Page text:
| Name\* | Destination\*| Equipment | |---------|-------------|-----------| | Paolo | Mountain | Ski suit | | Lucia | Mountain | Sunscreen | | Alberto | Sea | Sunscreen | | Roberta | Sea | Gym suit | 5 - This table does not satisfy Boyce-Codd Normal Form
In this case we can imagine an unexpressed dependency Equipment <-> Destination, that is only certain combinations of Equipment and Destination make sense. If we make explicit the hidden variable Season we can normalize the information.
| Name\* | Destination\*| Season | |---------|-------------|--------| | Paolo | Mountain | Winter | | Lucia | Mountain | Summer | | Alberto | Sea | Summer | | Roberta | Sea | Winter | | Destination\*| Season\*| Equipment | |-------------|--------|-----------| | Sea | Winter | Gym suit | | Sea | Summer | Sunscreen | | Mountain | Winter | Ski suit | | Mountain | Summer | Sunscreen | 6 - These tables satisfies Boyce-Codd Normal Form
There exist other normal forms. A mention should be given to the Sixth Normal Form, which prescribes tables with only two columns, key-value.
The normalization forms showed until now only indirectly have something to say about the modeling of the applicative domain, but the Domain-Key Normal Form tackles explicitly this aspect. It states that any possible constraint between data should be expressed by a key-value relationship or be a domain constraint. There shouldn’t be implicit dependencies and the focus is on good modeling more than the correct construction of the tables.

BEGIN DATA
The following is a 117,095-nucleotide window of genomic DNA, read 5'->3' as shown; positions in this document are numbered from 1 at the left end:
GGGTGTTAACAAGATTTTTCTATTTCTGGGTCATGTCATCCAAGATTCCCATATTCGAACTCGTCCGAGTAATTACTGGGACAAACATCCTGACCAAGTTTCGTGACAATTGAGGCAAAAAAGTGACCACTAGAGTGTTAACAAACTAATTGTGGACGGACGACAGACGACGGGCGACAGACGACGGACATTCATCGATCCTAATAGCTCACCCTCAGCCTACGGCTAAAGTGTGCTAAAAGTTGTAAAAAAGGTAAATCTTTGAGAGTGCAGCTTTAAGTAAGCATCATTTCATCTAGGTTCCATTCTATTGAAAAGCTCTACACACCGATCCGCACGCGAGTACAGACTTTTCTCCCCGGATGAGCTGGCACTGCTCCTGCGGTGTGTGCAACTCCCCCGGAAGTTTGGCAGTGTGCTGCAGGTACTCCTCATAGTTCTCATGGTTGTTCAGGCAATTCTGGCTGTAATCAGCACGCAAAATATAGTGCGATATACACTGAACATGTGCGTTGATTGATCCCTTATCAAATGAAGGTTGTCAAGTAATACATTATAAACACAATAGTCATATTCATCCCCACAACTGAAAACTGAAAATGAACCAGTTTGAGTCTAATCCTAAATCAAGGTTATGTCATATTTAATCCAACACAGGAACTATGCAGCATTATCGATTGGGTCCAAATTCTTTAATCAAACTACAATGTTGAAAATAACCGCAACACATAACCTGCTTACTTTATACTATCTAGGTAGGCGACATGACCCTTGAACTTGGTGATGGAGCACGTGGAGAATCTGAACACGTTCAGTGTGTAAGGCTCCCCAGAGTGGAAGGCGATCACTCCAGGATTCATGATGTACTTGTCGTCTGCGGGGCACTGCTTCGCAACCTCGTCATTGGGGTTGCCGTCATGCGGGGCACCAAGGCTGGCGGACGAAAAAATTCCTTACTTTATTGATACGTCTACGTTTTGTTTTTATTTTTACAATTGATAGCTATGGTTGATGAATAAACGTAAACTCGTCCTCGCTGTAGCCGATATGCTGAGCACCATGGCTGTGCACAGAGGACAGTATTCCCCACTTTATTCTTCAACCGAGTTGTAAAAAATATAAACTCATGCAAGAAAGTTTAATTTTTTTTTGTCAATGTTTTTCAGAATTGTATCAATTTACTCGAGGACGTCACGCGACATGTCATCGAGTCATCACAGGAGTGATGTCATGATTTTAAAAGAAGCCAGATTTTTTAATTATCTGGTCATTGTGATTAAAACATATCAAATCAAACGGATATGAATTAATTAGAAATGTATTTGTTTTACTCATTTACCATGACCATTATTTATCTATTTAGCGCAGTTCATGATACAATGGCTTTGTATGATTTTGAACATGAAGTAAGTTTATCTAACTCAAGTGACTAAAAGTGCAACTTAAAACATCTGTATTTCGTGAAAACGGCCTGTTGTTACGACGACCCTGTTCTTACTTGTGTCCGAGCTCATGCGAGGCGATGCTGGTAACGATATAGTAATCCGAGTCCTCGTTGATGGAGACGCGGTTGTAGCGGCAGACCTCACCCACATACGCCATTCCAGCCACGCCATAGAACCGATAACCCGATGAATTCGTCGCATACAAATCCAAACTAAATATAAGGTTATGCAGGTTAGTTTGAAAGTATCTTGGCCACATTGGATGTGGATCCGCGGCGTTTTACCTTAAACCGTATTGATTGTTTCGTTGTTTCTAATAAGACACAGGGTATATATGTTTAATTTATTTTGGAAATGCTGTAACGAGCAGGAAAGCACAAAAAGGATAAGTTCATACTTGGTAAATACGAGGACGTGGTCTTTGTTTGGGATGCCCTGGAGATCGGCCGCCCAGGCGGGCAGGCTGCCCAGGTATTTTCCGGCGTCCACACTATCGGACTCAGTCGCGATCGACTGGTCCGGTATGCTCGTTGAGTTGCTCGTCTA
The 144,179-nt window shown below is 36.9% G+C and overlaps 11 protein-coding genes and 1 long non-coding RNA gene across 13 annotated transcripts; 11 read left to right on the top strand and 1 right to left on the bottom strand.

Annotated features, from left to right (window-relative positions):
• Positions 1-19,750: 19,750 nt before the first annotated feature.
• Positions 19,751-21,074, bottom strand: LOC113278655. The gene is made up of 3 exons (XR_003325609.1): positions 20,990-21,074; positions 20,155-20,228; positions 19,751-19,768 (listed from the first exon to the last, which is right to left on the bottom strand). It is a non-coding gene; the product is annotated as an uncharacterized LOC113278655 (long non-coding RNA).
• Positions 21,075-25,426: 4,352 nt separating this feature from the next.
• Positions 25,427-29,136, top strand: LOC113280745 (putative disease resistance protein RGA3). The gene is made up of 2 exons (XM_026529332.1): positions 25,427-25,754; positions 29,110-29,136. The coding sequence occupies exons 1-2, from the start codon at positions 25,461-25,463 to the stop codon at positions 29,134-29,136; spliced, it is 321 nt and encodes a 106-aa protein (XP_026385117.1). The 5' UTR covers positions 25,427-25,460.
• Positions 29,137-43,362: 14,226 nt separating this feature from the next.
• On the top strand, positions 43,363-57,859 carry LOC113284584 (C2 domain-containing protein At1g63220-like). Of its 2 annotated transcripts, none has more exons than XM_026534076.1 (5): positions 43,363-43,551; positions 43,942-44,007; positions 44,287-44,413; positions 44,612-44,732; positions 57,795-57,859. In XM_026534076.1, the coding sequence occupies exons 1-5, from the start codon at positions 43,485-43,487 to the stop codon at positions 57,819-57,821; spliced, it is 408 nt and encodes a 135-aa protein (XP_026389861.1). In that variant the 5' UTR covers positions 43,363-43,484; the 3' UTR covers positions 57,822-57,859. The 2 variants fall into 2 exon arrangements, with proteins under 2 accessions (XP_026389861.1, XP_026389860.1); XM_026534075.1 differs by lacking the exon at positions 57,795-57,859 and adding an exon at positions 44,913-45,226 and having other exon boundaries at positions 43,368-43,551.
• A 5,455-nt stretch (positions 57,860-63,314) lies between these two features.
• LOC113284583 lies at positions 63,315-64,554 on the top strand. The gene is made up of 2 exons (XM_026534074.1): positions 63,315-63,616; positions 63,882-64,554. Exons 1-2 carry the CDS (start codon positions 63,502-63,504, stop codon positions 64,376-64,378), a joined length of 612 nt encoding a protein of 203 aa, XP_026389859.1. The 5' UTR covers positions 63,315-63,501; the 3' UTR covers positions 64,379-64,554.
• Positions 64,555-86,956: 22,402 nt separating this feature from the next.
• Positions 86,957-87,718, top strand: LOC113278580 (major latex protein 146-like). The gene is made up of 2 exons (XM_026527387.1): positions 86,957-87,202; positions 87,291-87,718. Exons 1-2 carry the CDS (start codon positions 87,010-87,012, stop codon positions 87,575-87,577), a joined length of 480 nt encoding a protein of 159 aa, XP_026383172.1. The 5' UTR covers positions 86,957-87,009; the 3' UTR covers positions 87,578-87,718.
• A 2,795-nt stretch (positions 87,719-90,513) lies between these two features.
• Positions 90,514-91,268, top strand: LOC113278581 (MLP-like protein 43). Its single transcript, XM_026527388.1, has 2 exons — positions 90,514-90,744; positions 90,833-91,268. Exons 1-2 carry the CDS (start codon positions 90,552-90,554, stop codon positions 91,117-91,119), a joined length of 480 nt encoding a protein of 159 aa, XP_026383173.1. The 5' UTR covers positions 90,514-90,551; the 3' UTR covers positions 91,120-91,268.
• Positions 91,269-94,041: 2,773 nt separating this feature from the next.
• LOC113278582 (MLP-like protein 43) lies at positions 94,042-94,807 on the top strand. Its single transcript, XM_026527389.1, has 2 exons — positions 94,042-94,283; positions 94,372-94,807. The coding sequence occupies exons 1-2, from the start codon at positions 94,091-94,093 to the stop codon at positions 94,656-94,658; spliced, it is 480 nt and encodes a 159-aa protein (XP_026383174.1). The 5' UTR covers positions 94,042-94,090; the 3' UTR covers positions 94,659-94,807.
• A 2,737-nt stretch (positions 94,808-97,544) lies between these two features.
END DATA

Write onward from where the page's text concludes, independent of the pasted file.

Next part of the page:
For example, imagine you have modeled the requirement to know age and condition of a list of people as such:
| Name\* | Condition | Age | |---------|------------|-----| | Paolo | Unemployed | 20 | | Lucia | Employed | 36 | | Clara | Unemployed | 20 | | Stefano | Retired | 70 | 7 - Under our premises, this table does not satisfy Domain-Key Normal Form
For the sake of example, let’s suppose that there is an exact relationship between age and possible conditions; in particular, that not working before age 70 is regarded as unemployment, while not working after age 70 simply means being retired. A refactor of the model itself is in order:
| Name\* | Working | Age | |---------|---------|-----| | Paolo | No | 20 | | Lucia | Yes | 36 | | Clara | No | 20 | | Stefano | No | 70 | | Age segment\*| Non-working condition | |-------------|-----------------------| | \>= 70 | Retired | | \< 70 | Unemployed | 8 - These tables satisfy Domain-Key Normal Form